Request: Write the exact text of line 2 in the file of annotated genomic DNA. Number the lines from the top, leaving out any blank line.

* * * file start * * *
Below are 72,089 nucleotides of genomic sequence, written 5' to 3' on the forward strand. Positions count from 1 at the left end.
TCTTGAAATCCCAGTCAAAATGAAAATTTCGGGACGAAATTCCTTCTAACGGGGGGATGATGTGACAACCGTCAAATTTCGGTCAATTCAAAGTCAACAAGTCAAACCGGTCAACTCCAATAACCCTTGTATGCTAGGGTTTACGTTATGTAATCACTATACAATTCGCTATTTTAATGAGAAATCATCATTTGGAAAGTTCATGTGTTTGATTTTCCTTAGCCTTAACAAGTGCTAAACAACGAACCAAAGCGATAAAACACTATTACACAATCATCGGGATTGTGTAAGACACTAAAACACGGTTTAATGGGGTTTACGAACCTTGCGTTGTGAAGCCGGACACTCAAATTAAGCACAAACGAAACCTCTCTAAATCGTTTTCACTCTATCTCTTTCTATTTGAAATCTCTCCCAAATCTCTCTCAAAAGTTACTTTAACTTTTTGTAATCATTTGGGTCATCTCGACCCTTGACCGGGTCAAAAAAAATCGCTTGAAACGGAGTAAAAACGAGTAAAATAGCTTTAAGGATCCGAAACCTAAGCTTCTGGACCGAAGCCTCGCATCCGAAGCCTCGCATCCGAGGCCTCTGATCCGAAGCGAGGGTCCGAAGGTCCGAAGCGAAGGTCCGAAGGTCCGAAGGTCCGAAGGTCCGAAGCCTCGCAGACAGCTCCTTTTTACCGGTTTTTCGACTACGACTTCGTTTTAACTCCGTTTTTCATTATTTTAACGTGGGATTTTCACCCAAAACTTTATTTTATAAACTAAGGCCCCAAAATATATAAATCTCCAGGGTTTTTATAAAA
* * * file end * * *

TCTTGAAATCCCAGTCAAAATGAAAATTTCGGGACGAAATTCCTTCTAACGGGGGGATGATGTGACAACCGTCAAATTTCGGTCAATTCAAAGTCAACAAGTCAAACCGGTCAACTCCAATAACCCTTGTATGCTAGGGTTTACGTTATGTAATCACTATACAATTCGCTATTTTAATGAGAAATCATCATTTGGAAAGTTCATGTGTTTGATTTTCCTTAGCCTTAACAAGTGCTAAACAACGAACCAAAGCGATAAAACACTATTACACAATCATCGGGATTGTGTAAGACACTAAAACACGGTTTAATGGGGTTTACGAACCTTGCGTTGTGAAGCCGGACACTCAAATTAAGCACAAACGAAACCTCTCTAAATCGTTTTCACTCTATCTCTTTCTATTTGAAATCTCTCCCAAATCTCTCTCAAAAGTTACTTTAACTTTTTGTAATCATTTGGGTCATCTCGACCCTTGACCGGGTCAAAAAAAATCGCTTGAAACGGAGTAAAAACGAGTAAAATAGCTTTAAGGATCCGAAACCTAAGCTTCTGGACCGAAGCCTCGCATCCGAAGCCTCGCATCCGAGGCCTCTGATCCGAAGCGAGGGTCCGAAGGTCCGAAGCGAAGGTCCGAAGGTCCGAAGGTCCGAAGGTCCGAAGCCTCGCAGACAGCTCCTTTTTACCGGTTTTTCGACTACGACTTCGTTTTAACTCCGTTTTTCATTATTTTAACGTGGGATTTTCACCCAAAACTTTATTTTATAAACTAAGGCCCCAAAATATATAAATCTCCAGGGTTTTTATAAAA